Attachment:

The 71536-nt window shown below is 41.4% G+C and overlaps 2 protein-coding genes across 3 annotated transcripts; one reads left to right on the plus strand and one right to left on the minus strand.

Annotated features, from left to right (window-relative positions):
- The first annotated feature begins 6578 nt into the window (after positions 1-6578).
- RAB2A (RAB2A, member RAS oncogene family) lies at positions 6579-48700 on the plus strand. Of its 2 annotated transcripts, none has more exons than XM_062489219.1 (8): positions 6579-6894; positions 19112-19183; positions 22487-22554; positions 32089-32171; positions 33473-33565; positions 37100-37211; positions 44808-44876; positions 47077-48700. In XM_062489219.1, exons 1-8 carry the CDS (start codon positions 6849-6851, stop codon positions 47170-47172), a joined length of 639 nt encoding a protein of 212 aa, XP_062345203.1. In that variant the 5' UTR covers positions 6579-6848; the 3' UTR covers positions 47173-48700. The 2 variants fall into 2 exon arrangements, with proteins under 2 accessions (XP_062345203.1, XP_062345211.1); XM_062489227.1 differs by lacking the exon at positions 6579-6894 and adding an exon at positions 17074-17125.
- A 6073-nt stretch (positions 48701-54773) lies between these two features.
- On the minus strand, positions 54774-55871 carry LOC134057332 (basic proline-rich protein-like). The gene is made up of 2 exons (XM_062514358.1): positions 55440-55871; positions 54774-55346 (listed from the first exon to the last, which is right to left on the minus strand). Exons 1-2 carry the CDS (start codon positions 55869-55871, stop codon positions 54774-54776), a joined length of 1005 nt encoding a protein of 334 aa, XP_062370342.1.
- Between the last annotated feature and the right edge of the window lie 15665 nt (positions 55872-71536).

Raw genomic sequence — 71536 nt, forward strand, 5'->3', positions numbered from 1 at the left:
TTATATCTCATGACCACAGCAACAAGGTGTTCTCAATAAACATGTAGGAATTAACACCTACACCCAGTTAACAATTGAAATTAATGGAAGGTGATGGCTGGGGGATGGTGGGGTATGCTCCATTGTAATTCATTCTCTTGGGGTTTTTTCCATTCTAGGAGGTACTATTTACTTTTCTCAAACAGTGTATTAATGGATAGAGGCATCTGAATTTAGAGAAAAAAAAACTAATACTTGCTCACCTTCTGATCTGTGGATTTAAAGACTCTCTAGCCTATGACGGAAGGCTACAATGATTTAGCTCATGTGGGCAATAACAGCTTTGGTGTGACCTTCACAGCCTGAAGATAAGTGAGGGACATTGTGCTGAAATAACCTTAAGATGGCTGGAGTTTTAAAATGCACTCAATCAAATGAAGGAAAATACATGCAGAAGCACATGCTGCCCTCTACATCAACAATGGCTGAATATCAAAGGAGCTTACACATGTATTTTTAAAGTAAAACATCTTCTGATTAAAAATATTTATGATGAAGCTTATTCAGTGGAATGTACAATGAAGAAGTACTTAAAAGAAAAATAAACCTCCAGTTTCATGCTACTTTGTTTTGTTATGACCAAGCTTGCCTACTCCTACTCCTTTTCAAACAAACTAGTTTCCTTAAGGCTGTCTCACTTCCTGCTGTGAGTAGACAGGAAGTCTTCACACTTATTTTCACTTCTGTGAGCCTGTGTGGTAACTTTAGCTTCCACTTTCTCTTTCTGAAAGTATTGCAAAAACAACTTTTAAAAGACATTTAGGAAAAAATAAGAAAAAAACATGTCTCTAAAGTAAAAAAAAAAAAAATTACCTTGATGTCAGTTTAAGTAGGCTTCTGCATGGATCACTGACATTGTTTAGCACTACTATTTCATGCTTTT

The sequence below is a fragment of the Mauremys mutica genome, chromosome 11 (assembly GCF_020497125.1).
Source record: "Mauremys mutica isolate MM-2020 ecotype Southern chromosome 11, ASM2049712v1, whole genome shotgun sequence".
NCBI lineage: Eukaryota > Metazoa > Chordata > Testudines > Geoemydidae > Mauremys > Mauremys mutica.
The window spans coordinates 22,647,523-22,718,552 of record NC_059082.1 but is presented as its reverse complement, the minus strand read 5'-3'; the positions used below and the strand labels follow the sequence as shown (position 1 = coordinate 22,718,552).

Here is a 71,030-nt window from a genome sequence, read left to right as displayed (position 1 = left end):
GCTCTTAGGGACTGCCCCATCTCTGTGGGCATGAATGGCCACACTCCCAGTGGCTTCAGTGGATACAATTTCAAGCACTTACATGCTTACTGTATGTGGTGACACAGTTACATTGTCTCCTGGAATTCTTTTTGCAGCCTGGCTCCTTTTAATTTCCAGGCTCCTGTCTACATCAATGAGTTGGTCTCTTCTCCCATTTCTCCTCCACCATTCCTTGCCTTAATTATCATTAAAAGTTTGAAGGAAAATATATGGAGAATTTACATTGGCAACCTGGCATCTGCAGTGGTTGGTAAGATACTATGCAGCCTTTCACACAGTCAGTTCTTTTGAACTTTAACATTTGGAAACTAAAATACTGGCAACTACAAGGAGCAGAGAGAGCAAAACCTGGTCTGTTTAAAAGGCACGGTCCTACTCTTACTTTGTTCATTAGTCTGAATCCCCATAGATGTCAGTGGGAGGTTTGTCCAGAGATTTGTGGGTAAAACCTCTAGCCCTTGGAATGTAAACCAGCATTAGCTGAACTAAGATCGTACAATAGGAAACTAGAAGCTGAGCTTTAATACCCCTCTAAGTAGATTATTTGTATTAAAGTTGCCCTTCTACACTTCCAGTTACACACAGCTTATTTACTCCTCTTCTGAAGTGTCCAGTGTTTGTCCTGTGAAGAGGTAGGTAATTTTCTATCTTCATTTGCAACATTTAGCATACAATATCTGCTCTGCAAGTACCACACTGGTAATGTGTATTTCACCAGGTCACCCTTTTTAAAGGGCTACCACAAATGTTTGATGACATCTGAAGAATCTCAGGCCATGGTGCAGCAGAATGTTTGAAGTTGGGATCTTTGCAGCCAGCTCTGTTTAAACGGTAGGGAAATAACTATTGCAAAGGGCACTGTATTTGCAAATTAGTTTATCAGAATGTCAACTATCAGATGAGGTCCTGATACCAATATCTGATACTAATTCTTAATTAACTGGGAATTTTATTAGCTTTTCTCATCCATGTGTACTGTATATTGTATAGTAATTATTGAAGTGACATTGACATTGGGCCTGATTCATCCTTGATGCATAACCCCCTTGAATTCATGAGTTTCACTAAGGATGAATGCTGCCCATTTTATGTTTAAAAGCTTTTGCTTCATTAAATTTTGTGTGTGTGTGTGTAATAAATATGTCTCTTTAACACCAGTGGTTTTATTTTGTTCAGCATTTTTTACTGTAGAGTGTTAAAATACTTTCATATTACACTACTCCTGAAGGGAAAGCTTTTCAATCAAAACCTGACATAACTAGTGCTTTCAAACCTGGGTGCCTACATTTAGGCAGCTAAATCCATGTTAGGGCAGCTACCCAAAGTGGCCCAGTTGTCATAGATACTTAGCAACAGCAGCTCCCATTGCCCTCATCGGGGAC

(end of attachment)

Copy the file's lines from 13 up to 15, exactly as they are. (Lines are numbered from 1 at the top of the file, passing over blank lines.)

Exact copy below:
The window spans coordinates 22,647,523-22,718,552 of record NC_059082.1 but is presented as its reverse complement, the minus strand read 5'-3'; the positions used below and the strand labels follow the sequence as shown (position 1 = coordinate 22,718,552).

Here is a 71,030-nt window from a genome sequence, read left to right as displayed (position 1 = left end):
GCTCTTAGGGACTGCCCCATCTCTGTGGGCATGAATGGCCACACTCCCAGTGGCTTCAGTGGATACAATTTCAAGCACTTACATGCTTACTGTATGTGGTGACACAGTTACATTGTCTCCTGGAATTCTTTTTGCAGCCTGGCTCCTTTTAATTTCCAGGCTCCTGTCTACATCAATGAGTTGGTCTCTTCTCCCATTTCTCCTCCACCATTCCTTGCCTTAATTATCATTAAAAGTTTGAAGGAAAATATATGGAGAATTTACATTGGCAACCTGGCATCTGCAGTGGTTGGTAAGATACTATGCAGCCTTTCACACAGTCAGTTCTTTTGAACTTTAACATTTGGAAACTAAAATACTGGCAACTACAAGGAGCAGAGAGAGCAAAACCTGGTCTGTTTAAAAGGCACGGTCCTACTCTTACTTTGTTCATTAGTCTGAATCCCCATAGATGTCAGTGGGAGGTTTGTCCAGAGATTTGTGGGTAAAACCTCTAGCCCTTGGAATGTAAACCAGCATTAGCTGAACTAAGATCGTACAATAGGAAACTAGAAGCTGAGCTTTAATACCCCTCTAAGTAGATTATTTGTATTAAAGTTGCCCTTCTACACTTCCAGTTACACACAGCTTATTTACTCCTCTTCTGAAGTGTCCAGTGTTTGTCCTGTGAAGAGGTAGGTAATTTTCTATCTTCATTTGCAACATTTAGCATACAATATCTGCTCTGCAAGTACCACACTGGTAATGTGTATTTCACCAGGTCACCCTTTTTAAAGGGCTACCACAAATGTTTGATGACATCTGAAGAATCTCAGGCCATGGTGCAGCAGAATGTTTGAAGTTGGGATCTTTGCAGCCAGCTCTGTTTAAACGGTAGGGAAATAACTATTGCAAAGGGCACTGTATTTGCAAATTAGTTTATCAGAATGTCAACTATCAGATGAGGTCCTGATACCAATATCTGATACTAATTCTTAATTAACTGGGAATTTTATTAGCTTTTCTCATCCATGTGTACTGTATATTGTATAGTAATTATTGAAGTGACATTGACATTGGGCCTGATTCATCCTTGATGCATAACCCCCTTGAATTCATGAGTTTCACTAAGGATGAATGCTGCCCATTTTATGTTTAAAAGCTTTTGCTTCATTAAATTTTGTGTGTGTGTGTGTAATAAATATGTCTCTTTAACACCAGTGGTTTTATTTTGTTCAGCATTTTTTACTGTAGAGTGTTAAAATACTTTCATATTACACTACTCCTGAAGGGAAAGCTTTTCAATCAAAACCTGACATAACTAGTGCTTTCAAACCTGGGTGCCTACATTTAGGCAGCTAAATCCATGTTAGGGCAGCTACCCAAAGTGGCCCAGTTGTCATAGATACTTAGCAACAGCAGCTCCCATTGCCCTCATCGGGGAC